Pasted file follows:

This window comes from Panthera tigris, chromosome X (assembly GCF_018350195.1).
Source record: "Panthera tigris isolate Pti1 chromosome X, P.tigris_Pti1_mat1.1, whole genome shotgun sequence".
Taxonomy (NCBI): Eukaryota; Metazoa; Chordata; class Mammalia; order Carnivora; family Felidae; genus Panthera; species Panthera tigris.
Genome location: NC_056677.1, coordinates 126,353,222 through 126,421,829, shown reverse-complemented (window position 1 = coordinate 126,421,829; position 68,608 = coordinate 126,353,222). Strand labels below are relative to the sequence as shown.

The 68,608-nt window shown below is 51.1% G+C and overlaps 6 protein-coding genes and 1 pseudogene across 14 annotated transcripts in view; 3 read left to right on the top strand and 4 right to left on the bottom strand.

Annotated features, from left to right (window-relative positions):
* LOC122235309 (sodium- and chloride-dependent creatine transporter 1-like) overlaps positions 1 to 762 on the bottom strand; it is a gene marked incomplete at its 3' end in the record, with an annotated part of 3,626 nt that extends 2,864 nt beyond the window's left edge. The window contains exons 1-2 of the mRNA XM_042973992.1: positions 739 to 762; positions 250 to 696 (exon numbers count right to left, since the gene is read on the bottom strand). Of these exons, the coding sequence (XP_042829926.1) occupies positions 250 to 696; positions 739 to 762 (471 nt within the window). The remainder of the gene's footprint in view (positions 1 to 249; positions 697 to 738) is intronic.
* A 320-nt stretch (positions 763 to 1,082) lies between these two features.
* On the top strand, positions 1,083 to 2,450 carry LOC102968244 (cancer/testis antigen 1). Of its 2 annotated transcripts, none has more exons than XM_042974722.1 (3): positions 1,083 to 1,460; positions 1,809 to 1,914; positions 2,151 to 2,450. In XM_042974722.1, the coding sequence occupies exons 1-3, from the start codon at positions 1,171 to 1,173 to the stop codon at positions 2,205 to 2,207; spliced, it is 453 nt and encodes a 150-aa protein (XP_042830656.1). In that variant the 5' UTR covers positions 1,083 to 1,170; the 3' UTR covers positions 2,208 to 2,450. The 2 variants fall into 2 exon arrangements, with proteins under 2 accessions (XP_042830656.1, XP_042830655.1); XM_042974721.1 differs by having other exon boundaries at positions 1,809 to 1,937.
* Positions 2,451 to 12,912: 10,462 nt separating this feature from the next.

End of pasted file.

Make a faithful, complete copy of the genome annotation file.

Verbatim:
This window comes from Panthera tigris, chromosome X (assembly GCF_018350195.1).
Source record: "Panthera tigris isolate Pti1 chromosome X, P.tigris_Pti1_mat1.1, whole genome shotgun sequence".
Taxonomy (NCBI): Eukaryota; Metazoa; Chordata; class Mammalia; order Carnivora; family Felidae; genus Panthera; species Panthera tigris.
Genome location: NC_056677.1, coordinates 126,353,222 through 126,421,829, shown reverse-complemented (window position 1 = coordinate 126,421,829; position 68,608 = coordinate 126,353,222). Strand labels below are relative to the sequence as shown.

The 68,608-nt window shown below is 51.1% G+C and overlaps 6 protein-coding genes and 1 pseudogene across 14 annotated transcripts in view; 3 read left to right on the top strand and 4 right to left on the bottom strand.

Annotated features, from left to right (window-relative positions):
* LOC122235309 (sodium- and chloride-dependent creatine transporter 1-like) overlaps positions 1 to 762 on the bottom strand; it is a gene marked incomplete at its 3' end in the record, with an annotated part of 3,626 nt that extends 2,864 nt beyond the window's left edge. The window contains exons 1-2 of the mRNA XM_042973992.1: positions 739 to 762; positions 250 to 696 (exon numbers count right to left, since the gene is read on the bottom strand). Of these exons, the coding sequence (XP_042829926.1) occupies positions 250 to 696; positions 739 to 762 (471 nt within the window). The remainder of the gene's footprint in view (positions 1 to 249; positions 697 to 738) is intronic.
* A 320-nt stretch (positions 763 to 1,082) lies between these two features.
* On the top strand, positions 1,083 to 2,450 carry LOC102968244 (cancer/testis antigen 1). Of its 2 annotated transcripts, none has more exons than XM_042974722.1 (3): positions 1,083 to 1,460; positions 1,809 to 1,914; positions 2,151 to 2,450. In XM_042974722.1, the coding sequence occupies exons 1-3, from the start codon at positions 1,171 to 1,173 to the stop codon at positions 2,205 to 2,207; spliced, it is 453 nt and encodes a 150-aa protein (XP_042830656.1). In that variant the 5' UTR covers positions 1,083 to 1,170; the 3' UTR covers positions 2,208 to 2,450. The 2 variants fall into 2 exon arrangements, with proteins under 2 accessions (XP_042830656.1, XP_042830655.1); XM_042974721.1 differs by having other exon boundaries at positions 1,809 to 1,937.
* Positions 2,451 to 12,912: 10,462 nt separating this feature from the next.